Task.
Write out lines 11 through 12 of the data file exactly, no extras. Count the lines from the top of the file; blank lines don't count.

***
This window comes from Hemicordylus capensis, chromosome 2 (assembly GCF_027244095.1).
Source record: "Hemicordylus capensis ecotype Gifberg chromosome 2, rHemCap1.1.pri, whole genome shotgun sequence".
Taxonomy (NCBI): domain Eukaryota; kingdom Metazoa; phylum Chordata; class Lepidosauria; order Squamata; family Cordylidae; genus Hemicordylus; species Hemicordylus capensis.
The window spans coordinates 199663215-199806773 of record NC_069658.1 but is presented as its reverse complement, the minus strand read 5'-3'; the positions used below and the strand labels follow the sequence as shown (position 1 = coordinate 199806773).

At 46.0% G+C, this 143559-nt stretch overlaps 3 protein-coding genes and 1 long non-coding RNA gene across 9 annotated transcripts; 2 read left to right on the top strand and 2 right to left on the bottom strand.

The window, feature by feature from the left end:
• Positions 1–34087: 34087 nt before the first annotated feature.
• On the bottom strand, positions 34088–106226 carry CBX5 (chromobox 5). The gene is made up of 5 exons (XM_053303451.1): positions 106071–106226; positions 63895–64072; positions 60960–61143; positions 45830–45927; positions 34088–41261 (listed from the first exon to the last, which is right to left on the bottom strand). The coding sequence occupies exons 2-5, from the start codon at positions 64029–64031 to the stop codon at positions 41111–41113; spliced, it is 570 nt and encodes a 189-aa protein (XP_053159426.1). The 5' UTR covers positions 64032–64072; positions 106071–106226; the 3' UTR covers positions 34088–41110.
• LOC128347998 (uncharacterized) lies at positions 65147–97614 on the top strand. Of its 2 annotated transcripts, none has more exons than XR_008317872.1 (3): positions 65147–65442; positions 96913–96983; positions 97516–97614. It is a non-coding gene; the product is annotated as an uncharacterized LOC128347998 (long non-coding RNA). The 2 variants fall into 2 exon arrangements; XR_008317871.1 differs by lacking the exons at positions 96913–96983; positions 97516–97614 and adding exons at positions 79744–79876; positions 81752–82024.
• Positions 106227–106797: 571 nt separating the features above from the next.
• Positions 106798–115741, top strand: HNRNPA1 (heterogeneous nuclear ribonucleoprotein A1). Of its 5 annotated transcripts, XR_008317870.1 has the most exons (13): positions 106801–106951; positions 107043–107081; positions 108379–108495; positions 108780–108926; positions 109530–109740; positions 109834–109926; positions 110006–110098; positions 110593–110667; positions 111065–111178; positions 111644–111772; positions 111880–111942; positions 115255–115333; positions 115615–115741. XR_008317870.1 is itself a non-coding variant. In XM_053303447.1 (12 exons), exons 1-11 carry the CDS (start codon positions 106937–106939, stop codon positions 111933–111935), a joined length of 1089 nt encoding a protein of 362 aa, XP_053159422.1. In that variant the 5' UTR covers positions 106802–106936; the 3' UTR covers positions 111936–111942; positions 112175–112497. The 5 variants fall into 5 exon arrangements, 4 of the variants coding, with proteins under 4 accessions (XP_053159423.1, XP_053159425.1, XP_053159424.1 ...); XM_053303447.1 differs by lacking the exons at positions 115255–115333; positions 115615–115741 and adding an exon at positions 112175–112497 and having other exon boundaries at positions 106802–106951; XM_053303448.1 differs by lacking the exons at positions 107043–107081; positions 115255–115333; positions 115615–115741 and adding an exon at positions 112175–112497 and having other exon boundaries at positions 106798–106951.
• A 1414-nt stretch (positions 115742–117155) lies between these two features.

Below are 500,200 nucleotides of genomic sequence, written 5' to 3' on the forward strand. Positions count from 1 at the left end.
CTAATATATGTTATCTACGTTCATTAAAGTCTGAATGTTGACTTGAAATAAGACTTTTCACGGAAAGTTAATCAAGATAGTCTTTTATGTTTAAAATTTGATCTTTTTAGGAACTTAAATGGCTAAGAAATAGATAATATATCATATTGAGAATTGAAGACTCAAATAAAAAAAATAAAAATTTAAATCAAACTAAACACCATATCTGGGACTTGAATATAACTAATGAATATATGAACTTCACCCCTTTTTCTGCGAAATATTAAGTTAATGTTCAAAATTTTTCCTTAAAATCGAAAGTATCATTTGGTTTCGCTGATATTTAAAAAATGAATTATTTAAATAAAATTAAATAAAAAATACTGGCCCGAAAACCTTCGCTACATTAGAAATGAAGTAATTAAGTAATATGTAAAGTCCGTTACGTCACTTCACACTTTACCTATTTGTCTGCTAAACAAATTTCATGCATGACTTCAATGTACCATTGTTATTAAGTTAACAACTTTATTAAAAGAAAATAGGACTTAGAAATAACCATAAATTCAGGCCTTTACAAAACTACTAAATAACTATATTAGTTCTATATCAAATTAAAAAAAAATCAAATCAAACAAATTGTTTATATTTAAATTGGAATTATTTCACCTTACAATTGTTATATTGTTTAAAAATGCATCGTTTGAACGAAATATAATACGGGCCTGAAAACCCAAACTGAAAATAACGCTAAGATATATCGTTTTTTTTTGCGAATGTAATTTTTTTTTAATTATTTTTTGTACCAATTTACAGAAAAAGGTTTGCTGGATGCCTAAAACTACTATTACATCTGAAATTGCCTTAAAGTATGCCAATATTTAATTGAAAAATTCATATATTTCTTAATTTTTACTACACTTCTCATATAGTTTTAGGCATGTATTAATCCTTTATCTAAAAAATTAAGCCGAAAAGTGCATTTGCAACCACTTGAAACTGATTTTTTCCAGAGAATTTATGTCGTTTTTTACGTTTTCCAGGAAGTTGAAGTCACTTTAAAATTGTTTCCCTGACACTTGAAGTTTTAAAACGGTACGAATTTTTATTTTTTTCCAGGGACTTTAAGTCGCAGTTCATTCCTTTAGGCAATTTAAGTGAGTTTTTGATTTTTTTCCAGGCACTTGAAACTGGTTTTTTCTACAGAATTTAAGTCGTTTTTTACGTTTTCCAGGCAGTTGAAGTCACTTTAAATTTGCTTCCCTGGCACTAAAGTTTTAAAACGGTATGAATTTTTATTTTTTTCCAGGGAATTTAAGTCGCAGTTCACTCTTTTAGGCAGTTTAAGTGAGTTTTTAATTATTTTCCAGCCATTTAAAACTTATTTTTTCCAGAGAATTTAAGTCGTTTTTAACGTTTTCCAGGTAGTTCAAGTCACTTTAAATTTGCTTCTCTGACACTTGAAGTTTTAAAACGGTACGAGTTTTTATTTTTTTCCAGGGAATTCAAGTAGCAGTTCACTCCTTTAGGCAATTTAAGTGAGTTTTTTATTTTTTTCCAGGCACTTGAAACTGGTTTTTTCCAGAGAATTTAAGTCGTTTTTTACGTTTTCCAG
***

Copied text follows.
• Positions 106798–115741, top strand: HNRNPA1 (heterogeneous nuclear ribonucleoprotein A1). Of its 5 annotated transcripts, XR_008317870.1 has the most exons (13): positions 106801–106951; positions 107043–107081; positions 108379–108495; positions 108780–108926; positions 109530–109740; positions 109834–109926; positions 110006–110098; positions 110593–110667; positions 111065–111178; positions 111644–111772; positions 111880–111942; positions 115255–115333; positions 115615–115741. XR_008317870.1 is itself a non-coding variant. In XM_053303447.1 (12 exons), exons 1-11 carry the CDS (start codon positions 106937–106939, stop codon positions 111933–111935), a joined length of 1089 nt encoding a protein of 362 aa, XP_053159422.1. In that variant the 5' UTR covers positions 106802–106936; the 3' UTR covers positions 111936–111942; positions 112175–112497. The 5 variants fall into 5 exon arrangements, 4 of the variants coding, with proteins under 4 accessions (XP_053159423.1, XP_053159425.1, XP_053159424.1 ...); XM_053303447.1 differs by lacking the exons at positions 115255–115333; positions 115615–115741 and adding an exon at positions 112175–112497 and having other exon boundaries at positions 106802–106951; XM_053303448.1 differs by lacking the exons at positions 107043–107081; positions 115255–115333; positions 115615–115741 and adding an exon at positions 112175–112497 and having other exon boundaries at positions 106798–106951.
• A 1414-nt stretch (positions 115742–117155) lies between these two features.